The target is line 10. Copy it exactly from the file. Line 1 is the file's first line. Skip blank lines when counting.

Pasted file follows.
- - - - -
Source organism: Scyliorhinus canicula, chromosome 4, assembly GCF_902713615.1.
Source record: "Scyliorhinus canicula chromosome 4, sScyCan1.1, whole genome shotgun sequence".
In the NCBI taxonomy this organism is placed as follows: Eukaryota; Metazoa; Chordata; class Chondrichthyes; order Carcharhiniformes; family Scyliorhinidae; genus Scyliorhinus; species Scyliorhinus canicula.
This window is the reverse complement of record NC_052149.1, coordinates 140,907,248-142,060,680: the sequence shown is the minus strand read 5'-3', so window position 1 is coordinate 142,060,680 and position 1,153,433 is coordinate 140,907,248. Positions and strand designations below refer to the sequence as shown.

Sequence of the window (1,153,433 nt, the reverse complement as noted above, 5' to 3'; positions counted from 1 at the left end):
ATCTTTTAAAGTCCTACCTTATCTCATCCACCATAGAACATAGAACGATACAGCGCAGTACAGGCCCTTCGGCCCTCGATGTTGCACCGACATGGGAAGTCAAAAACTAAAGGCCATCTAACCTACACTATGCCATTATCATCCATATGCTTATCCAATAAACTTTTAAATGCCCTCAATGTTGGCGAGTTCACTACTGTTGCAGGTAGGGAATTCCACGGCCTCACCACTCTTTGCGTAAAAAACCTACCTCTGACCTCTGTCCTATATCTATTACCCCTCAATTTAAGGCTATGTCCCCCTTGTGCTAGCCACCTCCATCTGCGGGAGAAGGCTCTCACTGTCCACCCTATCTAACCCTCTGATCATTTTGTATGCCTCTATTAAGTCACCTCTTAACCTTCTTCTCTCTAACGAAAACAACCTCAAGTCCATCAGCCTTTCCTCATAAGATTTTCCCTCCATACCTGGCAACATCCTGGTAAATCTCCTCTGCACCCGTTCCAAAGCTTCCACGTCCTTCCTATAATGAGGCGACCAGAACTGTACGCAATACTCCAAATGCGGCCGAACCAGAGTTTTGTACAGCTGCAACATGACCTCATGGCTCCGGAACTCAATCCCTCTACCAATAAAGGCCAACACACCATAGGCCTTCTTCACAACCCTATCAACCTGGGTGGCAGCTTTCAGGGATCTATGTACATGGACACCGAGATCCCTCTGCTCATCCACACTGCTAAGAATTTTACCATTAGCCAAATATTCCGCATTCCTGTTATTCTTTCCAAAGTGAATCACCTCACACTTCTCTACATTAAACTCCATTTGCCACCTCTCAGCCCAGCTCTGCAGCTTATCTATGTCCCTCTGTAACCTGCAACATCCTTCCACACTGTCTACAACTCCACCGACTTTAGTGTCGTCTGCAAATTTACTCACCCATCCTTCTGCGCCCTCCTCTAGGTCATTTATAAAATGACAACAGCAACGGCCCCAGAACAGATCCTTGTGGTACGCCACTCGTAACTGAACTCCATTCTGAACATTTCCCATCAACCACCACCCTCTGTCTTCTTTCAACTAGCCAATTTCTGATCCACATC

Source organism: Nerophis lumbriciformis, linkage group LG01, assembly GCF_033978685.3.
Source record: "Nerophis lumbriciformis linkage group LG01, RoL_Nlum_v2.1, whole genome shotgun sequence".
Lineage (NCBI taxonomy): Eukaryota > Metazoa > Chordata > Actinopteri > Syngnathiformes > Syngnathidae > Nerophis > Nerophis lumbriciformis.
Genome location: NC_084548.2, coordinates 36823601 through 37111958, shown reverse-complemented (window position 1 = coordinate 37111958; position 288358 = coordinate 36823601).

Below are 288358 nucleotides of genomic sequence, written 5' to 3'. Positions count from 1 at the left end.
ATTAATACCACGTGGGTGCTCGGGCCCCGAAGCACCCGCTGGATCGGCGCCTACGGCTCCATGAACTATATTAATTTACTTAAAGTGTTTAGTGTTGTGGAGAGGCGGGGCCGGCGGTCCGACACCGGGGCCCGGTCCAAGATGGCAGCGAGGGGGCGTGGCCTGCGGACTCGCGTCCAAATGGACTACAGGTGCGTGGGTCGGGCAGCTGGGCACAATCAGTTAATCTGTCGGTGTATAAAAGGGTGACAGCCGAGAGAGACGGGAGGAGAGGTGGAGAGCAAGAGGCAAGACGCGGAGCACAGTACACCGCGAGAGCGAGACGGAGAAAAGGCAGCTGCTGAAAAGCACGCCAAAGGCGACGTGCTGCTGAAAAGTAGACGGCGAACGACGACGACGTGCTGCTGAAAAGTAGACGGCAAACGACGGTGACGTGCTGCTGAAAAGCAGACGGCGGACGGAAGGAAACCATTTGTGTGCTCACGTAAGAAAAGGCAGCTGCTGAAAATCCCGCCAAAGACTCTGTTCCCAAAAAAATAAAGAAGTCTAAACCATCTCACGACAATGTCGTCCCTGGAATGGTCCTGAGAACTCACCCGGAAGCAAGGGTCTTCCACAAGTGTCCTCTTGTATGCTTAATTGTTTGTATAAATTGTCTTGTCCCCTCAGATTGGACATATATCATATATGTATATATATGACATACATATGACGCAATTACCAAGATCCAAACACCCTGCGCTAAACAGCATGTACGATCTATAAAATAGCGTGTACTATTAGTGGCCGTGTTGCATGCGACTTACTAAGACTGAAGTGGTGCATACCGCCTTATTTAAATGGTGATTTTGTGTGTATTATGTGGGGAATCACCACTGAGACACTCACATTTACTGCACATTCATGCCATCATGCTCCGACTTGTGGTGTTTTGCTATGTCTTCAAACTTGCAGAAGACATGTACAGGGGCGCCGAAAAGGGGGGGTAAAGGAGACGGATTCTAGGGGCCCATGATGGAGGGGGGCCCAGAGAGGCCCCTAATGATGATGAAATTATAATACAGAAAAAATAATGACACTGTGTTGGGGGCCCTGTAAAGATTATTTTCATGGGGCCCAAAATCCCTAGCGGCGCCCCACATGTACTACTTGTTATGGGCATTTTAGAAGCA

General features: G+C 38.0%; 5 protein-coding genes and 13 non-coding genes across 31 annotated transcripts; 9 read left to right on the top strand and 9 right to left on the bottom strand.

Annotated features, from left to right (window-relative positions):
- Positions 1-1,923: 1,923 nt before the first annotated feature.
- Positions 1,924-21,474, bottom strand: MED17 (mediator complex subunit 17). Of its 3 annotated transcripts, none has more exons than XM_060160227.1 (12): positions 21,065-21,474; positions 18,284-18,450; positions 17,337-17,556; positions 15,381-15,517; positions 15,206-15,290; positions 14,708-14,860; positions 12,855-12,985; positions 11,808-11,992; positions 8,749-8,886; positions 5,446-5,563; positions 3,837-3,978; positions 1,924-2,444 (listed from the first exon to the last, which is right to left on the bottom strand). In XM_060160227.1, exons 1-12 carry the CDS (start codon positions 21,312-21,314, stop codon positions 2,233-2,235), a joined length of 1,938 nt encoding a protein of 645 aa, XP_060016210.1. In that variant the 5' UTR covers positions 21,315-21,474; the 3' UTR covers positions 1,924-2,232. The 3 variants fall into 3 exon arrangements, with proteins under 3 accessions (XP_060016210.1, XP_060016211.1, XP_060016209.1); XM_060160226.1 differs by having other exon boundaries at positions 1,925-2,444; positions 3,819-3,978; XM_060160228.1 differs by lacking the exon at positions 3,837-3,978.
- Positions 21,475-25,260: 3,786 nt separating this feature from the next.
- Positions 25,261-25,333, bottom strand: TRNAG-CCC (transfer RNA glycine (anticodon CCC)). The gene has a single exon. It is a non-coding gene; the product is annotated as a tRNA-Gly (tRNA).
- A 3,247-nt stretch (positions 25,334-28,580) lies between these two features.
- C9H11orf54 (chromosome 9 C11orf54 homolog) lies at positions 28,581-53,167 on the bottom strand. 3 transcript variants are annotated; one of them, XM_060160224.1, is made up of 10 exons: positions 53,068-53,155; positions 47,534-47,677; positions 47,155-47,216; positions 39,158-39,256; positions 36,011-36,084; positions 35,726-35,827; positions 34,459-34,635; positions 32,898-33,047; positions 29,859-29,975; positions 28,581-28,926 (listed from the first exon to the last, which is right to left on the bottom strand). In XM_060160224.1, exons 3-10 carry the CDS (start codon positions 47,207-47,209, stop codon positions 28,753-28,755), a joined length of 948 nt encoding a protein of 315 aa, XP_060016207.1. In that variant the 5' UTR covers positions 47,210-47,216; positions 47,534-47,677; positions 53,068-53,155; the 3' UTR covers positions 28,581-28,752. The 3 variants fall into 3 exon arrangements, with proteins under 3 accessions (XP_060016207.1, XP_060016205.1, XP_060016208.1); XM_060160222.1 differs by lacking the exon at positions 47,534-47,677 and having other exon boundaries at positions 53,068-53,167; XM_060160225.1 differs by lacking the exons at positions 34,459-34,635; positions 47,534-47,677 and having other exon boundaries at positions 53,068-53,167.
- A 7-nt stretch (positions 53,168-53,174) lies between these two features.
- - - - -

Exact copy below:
Genome location: NC_084548.2, coordinates 36823601 through 37111958, shown reverse-complemented (window position 1 = coordinate 37111958; position 288358 = coordinate 36823601).